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In another prong of what's clearly a bid to win Wonkette's coveted Legislative Badass of the Year award, Rep. Lauren Underwood, the freshman Democratic congresswoman from Illinois, has taken a major step toward addressing what might be America's most horrifying public health crisis. Deaths from pregnancy complications for black women occur at four times the rate among white mothers, which is why, in April, Underwood launched a new congressional group, the Black Maternal Health Caucus, to focus attention and legislative action on the problem. Her co-chair in the caucus is Rep. Alma Adams (D-North Carolina); the two also introduced a resolution to declare a second annual Black Maternal Health Week.

The issue is a personal one for Underwood. In 2017, she lost a close friend, Dr. Shalon Irving, who died just three weeks after giving birth, at the age of 36. Irving was an epidemiologist for the Centers for Disease Control whose death was featured in a major ProPublica/NPR report. She had studied the Third-World level of healthcare faced by many women right here in America; her death proved that the culprits you might assume -- poverty and lack of access to care -- didn't matter. It could happen to the woman whose profession it was to study it. It's damned unhealthy just to exist as a black woman in the Greatest Nation On Earth.


Underwood told Elle magazine,

"I'm the youngest black woman to ever serve in Congress and I'm the only black woman of reproductive age in the Congress, so I'm really happy to be able to be a leading voice on this important issue," she says. "[It's heartbreaking] and this can happen to anybody, because the factors that would protect other women, like being highly educated, a high income, living in a safe neighborhood, going to prenatal appointments, having health insurance, all of these different things do not protect black women the same way they do other groups."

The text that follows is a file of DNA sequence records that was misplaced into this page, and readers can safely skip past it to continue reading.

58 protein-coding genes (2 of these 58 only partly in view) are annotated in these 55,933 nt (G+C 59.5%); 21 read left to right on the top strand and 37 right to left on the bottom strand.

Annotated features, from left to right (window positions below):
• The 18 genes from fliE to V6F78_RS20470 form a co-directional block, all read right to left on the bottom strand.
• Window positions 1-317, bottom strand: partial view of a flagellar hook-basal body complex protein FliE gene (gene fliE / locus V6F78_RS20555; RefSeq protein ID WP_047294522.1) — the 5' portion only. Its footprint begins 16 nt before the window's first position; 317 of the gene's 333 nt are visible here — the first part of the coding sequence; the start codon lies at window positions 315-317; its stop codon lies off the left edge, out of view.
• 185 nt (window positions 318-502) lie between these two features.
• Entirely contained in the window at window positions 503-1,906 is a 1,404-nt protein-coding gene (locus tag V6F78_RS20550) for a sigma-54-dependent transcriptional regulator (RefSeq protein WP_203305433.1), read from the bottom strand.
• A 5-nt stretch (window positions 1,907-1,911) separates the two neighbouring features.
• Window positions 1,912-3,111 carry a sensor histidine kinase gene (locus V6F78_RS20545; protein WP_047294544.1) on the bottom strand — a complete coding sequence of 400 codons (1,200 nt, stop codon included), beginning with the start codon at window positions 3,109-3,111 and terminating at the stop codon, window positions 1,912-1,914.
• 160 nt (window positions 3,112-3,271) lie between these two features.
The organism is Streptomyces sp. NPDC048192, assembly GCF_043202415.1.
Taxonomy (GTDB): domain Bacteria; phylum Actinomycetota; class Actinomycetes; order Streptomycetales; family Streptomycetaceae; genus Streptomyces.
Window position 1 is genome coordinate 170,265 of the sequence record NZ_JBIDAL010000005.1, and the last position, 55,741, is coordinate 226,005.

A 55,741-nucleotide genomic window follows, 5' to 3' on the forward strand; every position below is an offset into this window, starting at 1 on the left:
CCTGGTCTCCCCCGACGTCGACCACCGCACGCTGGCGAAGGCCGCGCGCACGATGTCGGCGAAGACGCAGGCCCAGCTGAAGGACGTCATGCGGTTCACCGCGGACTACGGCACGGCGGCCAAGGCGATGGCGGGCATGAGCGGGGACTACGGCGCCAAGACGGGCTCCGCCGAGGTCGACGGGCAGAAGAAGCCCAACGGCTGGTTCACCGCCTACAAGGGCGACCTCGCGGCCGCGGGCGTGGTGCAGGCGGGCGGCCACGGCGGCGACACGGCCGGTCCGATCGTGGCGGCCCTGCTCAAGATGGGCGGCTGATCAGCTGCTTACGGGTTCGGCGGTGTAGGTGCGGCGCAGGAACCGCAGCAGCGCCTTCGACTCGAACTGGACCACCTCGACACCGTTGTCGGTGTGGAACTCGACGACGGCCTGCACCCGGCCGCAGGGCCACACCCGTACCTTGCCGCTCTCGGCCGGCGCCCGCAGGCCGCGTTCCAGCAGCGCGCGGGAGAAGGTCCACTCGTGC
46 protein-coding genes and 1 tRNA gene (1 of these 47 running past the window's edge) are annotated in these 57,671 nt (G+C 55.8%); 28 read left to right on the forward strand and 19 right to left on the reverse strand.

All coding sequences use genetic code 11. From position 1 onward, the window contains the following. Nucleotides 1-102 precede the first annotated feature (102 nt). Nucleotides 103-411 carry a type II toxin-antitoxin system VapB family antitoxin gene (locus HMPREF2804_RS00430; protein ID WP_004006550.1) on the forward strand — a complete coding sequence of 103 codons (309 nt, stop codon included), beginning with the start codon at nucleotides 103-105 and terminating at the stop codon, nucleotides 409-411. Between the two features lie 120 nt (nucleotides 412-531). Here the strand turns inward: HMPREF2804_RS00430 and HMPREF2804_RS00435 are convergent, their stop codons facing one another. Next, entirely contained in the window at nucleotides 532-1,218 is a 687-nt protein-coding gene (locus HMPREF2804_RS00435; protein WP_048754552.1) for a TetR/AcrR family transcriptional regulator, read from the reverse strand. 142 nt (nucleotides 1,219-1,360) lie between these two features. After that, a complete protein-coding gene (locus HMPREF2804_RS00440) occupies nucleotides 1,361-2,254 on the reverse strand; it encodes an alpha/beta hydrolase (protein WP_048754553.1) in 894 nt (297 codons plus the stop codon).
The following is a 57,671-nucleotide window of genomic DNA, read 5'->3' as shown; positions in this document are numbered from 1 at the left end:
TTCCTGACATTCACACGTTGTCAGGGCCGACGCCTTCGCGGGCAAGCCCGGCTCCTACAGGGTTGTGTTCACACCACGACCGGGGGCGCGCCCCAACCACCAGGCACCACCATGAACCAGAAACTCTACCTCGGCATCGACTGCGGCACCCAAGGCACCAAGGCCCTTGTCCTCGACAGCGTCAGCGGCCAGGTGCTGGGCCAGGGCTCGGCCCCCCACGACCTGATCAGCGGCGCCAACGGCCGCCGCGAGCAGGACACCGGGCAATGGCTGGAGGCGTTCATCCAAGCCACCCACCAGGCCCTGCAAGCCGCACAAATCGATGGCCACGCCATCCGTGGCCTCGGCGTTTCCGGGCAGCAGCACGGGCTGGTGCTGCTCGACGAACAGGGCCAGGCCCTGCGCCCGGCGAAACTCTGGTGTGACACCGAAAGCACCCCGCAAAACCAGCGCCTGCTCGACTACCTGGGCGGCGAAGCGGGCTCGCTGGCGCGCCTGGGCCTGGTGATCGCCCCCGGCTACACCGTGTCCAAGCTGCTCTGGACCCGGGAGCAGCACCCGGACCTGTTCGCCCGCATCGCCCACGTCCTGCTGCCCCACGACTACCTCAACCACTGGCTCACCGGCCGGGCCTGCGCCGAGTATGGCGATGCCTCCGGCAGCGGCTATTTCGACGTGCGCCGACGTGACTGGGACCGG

Big surprise: As ProPublica and NPR detailed throughout their investigative series last year, a lot of the deaths -- and the pregnancy-related health problems black women face -- boil down to systemic bias by doctors when it comes to taking black women's concerns seriously. Plus the whole thing about racism being bad for people's health.

Underwood and Adams have already signed up more than 50 members for the caucus, which includes plenty of Democrats, and even several Republicans, including Rep. Jaime Herrera Beutler (R-Washington), who introduced the Preventing Maternal Deaths Act. Underwood says it's past time to bring the kind of sustained focus to black maternal health that other health issues have gotten, noting that other illnesses and health problems have their own NIH institutes, like the National Cancer Institute and the National Child Development Institute.

"We don't have that for this kind of a challenge," she says. "We have to be strategic and work with our partners, community groups, and clinicians to elevate programs that we know work. Then we have to see if there's models that we can develop to demonstrate projects, write and issue a bill, and give it a small pot of money. [We want to] see what works.

The statistics are grim. Maternal mortality in the USA has actually increased instead of declined, and we have the highest rate of maternal deaths in the developed world. That's mostly due to higher deaths from complications among African-American women, according to Dr. Neel Shah, an OB-GYN at Beth Israel Deaconess Medical Center in Boston and a professor at Harvard Medical School: